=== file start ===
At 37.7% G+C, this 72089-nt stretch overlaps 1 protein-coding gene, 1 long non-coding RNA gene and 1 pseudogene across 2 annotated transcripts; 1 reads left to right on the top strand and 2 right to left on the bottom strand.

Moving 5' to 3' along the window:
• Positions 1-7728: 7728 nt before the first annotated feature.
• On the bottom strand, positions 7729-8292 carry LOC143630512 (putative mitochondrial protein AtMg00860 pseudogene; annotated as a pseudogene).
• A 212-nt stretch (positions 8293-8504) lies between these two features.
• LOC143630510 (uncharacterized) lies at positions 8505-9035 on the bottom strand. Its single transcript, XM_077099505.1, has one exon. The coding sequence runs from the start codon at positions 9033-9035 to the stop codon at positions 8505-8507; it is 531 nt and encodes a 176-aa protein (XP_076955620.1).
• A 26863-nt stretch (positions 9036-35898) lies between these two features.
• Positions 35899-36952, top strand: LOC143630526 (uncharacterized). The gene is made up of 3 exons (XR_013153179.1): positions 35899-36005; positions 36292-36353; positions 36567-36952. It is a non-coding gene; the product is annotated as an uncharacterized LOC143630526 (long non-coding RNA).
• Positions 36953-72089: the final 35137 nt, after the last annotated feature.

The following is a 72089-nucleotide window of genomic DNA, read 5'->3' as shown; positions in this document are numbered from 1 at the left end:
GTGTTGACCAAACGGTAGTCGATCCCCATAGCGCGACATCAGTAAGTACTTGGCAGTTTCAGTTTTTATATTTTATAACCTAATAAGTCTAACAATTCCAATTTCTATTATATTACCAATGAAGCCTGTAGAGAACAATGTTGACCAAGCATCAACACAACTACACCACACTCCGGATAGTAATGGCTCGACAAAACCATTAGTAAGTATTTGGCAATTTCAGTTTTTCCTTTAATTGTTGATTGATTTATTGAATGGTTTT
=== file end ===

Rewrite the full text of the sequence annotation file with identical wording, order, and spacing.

At 37.7% G+C, this 72089-nt stretch overlaps 1 protein-coding gene, 1 long non-coding RNA gene and 1 pseudogene across 2 annotated transcripts; 1 reads left to right on the top strand and 2 right to left on the bottom strand.

Moving 5' to 3' along the window:
• Positions 1-7728: 7728 nt before the first annotated feature.
• On the bottom strand, positions 7729-8292 carry LOC143630512 (putative mitochondrial protein AtMg00860 pseudogene; annotated as a pseudogene).
• A 212-nt stretch (positions 8293-8504) lies between these two features.
• LOC143630510 (uncharacterized) lies at positions 8505-9035 on the bottom strand. Its single transcript, XM_077099505.1, has one exon. The coding sequence runs from the start codon at positions 9033-9035 to the stop codon at positions 8505-8507; it is 531 nt and encodes a 176-aa protein (XP_076955620.1).
• A 26863-nt stretch (positions 9036-35898) lies between these two features.
• Positions 35899-36952, top strand: LOC143630526 (uncharacterized). The gene is made up of 3 exons (XR_013153179.1): positions 35899-36005; positions 36292-36353; positions 36567-36952. It is a non-coding gene; the product is annotated as an uncharacterized LOC143630526 (long non-coding RNA).
• Positions 36953-72089: the final 35137 nt, after the last annotated feature.

The following is a 72089-nucleotide window of genomic DNA, read 5'->3' as shown; positions in this document are numbered from 1 at the left end:
GTGTTGACCAAACGGTAGTCGATCCCCATAGCGCGACATCAGTAAGTACTTGGCAGTTTCAGTTTTTATATTTTATAACCTAATAAGTCTAACAATTCCAATTTCTATTATATTACCAATGAAGCCTGTAGAGAACAATGTTGACCAAGCATCAACACAACTACACCACACTCCGGATAGTAATGGCTCGACAAAACCATTAGTAAGTATTTGGCAATTTCAGTTTTTCCTTTAATTGTTGATTGATTTATTGAATGGTTTT